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They did it. The Thought Police have killed my friend. No, it wasn't a shootout, nor a protracted, fiery siege on his publishing company, nor even a drug raid gone bad... The specific details aren't really important; what matters is that, after years of harassment, they've finally killed Peter McWilliams.
The short version is that the Thought Police killed Peter in a slow, cruel fashion, beginning in 1997 when he became a target because of his advocacy for medicinal marijuana (MMJ). He had AIDS and cancer, and MMJ was the only thing enabling him to keep his lifesaving medications--and much-needed food--down. Despite the new laws making MMJ legal in California, the DEA eventually arrested Peter on "federal charges" and jailed him without his medications. As a condition of parole, they forbade him from using the only thing he and his doctor had found that kept his extreme nausea in check.
In his typical inimitable style, Peter found a way to handle this challenge, altering his daily routine drastically in order to try to keep his medications in his system without using MMJ. In the end, however, the routine wasn't enough, and according to my sources his cause of death is directly related to his inability to use MMJ (as no other anti-emetic had been effective for him).
It doesn't take a sophisticated logician to create a powerful argument showing cause and effect here.
Whatever one may think of Peter McWilliams' decision to plead guilty to the charges he faced--and there are good reasons to accept or find fault with it--he was a man who understood freedom, who wrote passionately and beautifully about it, and in my opinion tried his best to live consistently with his principles. There aren't many like him, and he will be greatly missed.
This isn't a eulogy for Peter, however. I don't think I can properly write such a piece, as my mind continually wanders from my friend's life and contributions to freedom to the circumstances leading to his death. I think Peter would understand that, though. He knew what he was fighting against, and for, and to be remembered in the context of his cause would be valued by him.
So why am I writing about Peter?
Peter McWilliams is a powerful reminder of why I've unsubscribed from USA.gov, why I have no faith in the system to fix itself with some help from "our side", and why--despite my outlaw lifestyle--I sleep soundly at night. My money no longer goes to support the bombing of friends' families in Serbia, or to domestic attacks by the govgoons on its own innocent citizens. I don't feel as responsible because I have severed ties with this country, once the land of the free, now the land of the free-for-all by the state. My voice isn't "represented" by sham elections that foist more shackles upon the people. My views aren't what's fed to the sheople on the 6:00 snews, pre-masticated and prettified to paint a palatable picture of society. My life isn't tied to those who would make slaves of us all simply to satisfy their lust for power. The sense of freedom I feel as a result is incredible!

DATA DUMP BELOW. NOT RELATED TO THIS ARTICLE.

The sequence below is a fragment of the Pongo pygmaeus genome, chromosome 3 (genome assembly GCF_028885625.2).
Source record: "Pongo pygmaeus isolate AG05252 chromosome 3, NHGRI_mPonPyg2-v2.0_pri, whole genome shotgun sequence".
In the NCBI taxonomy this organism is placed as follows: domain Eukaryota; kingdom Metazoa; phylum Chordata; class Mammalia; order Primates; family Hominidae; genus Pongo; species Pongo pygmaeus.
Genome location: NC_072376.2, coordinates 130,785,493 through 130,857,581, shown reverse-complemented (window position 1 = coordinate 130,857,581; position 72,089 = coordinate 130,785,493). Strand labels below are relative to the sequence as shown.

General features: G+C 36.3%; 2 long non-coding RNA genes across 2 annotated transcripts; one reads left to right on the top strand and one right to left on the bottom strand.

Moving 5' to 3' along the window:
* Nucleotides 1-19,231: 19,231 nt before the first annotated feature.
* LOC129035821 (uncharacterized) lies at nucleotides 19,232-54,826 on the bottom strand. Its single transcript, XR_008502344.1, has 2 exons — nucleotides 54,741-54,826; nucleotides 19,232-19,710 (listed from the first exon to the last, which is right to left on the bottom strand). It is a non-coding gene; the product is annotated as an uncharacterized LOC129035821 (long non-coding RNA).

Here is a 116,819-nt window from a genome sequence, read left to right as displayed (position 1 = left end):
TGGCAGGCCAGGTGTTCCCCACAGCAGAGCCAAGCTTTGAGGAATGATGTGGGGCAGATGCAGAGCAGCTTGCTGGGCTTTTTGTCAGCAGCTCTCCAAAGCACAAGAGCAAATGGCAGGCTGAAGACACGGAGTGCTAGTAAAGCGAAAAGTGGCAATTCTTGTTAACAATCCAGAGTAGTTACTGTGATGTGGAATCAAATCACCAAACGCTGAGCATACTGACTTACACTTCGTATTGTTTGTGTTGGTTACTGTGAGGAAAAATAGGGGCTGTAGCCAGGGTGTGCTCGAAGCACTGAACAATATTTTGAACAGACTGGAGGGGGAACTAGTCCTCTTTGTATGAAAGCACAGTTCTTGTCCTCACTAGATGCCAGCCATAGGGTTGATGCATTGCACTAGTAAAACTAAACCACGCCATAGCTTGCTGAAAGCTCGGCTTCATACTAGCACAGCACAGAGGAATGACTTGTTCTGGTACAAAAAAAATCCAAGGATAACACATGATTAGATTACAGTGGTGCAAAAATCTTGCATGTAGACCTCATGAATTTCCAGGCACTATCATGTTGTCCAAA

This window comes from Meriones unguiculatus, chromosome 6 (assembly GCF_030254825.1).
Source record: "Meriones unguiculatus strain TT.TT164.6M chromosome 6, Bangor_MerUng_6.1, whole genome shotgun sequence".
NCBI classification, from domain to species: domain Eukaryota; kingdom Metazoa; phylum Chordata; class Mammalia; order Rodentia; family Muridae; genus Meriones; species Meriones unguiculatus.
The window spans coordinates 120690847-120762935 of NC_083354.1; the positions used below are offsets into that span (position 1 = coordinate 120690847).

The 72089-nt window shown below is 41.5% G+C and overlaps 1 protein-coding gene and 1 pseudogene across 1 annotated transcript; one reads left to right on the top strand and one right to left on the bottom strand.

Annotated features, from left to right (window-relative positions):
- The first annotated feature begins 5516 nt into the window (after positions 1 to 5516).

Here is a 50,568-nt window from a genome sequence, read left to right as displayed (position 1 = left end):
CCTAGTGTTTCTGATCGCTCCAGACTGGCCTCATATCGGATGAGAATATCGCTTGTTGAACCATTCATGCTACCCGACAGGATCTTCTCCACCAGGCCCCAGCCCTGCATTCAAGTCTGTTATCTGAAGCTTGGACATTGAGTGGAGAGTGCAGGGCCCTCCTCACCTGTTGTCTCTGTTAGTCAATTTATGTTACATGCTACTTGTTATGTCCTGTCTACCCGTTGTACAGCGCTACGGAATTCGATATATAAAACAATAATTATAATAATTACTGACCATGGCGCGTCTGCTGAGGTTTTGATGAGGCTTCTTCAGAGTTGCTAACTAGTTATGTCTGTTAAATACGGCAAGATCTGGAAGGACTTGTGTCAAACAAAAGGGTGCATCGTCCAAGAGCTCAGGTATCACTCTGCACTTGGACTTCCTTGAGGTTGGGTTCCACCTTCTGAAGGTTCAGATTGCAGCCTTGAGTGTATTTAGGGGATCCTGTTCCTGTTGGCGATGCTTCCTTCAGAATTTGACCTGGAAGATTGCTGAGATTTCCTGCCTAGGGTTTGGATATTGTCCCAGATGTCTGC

In traveling the course I have chosen in my quest to Do Freedom, this particular sense of freedom has been an unexpected (for me, at least) benefit. I didn't realize that a goodly portion of the sourness in my stomach when I'd hear of the ferals' atrocities came from the unavoidable sense of guilt I'd feel, at being part of a system that could torch children in a church in the name of protecting them, that would arbitrarily seize assets of people "suspected" to be involved in certain illegal activities and not return them even if no charges were filed, or any of a number of other equally repugnant, immoral actions. The fact that I was an unwilling, unconsenting party to such brutality made little difference to me.
By walking away as I have, I find greater peace of mind, and perhaps more importantly, greater dedication to help others who want to live in greater freedom achieve that goal for themselves. That doesn't mean what I'm doing is for everybody. There's no "one size fits all" when it comes to freedom. It also doesn't mean that I'm unaffected by the steady news of continuing usurpations--obviously I am, given my reaction to Peter's death. Instead of guilt, I now feel a clearer sense of purpose in my activism, and a renewed dedication to fighting institutionalized aggression. I also feel a profound sense of peace because I know, as much as I can make it so, that I am not supporting those who aggress against me and my friends.
The Thought Police killed Peter McWilliams in hopes they would silence his voice. They've accomplished that, but only in a literal way. By killing my friend, our would-be rulers have strengthened my resolve, and will create new activists out of many of those who've previously been silent.
I think Peter would consider that a fitting tribute.
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Postscript: Free-Market.Net has established a memorial Web site for Peter. Anyone who wishes may sign it, and leave a brief personal message. The signatures and comments will be printed, bound, and presented to Peter's mother. If you'd like to participate, please go to http://www.forahero.com before September 30, 2000. Don Lobo Tiggre has also spearheaded a different kind of tribute to Peter, which you are also welcome to participate in.